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Friday, February 21, 2014


Cagua, one of the active volcanoes in the Philippines, is located in the province of Cagayan. Specifically, it lies in the Cagayan Valley region, of northern Luzon island. Located in the northernmost part of the Sierra Madre mountain range, it lies in a region of active volcanism which probably originates from a fault between Babuyanes and Luzon. Though there is a more evident seismic record between northeast Luzon and the islands, volcanoes occur on the northwestern side of the island. Evidence of a correlation between the two islands includes agglomerates from multiple volcanoes and pebbles of andesitic lava throughout the region. -

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This volcano is 3,717 feet high with a distinct summit crater. An explosive eruption was recorded in 1860. Signs of activity were observed in 1907 but no eruptions took place and the volcano has been quiet since.  -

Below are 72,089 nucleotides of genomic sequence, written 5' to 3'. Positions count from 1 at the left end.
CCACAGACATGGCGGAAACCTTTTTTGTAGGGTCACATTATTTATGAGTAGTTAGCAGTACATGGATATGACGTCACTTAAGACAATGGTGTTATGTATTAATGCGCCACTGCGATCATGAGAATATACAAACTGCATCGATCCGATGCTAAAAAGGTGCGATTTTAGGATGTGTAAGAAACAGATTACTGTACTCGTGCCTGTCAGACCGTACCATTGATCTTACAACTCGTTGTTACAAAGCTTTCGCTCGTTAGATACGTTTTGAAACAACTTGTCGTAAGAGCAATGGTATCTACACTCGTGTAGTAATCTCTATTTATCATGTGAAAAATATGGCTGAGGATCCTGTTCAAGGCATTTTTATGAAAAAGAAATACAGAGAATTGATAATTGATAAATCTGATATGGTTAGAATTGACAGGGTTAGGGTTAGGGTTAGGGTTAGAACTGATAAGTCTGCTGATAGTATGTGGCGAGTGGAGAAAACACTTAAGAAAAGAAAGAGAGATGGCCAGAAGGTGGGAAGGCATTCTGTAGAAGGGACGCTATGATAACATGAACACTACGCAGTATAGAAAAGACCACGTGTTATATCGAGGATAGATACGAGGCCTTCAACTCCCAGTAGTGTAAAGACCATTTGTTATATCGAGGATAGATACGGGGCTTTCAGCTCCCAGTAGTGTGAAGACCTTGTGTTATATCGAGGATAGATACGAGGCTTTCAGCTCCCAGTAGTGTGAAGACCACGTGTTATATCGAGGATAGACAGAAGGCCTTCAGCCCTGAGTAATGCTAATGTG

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Cagua volcano is located in northern Luzon, Philippines. It is considered part of the Babuya segment because it falls within the N-S trend of the active volcanoes and is east of the trend of the Northern Luzon extinct volcanic centers.
Mt. Cagua is a calcalkaline basaltic and andesitic stratovolcano, which has been built up by at least three eruptive phases:
1) An effusive phase between 1.5 and 1.2 Million years ago.
2) Emission of thick andesitic pyroclastic flows at approximately 670,000 years ago.
3) Young ash flow deposits, deposits, some of which were phreatomagmatic in origin.


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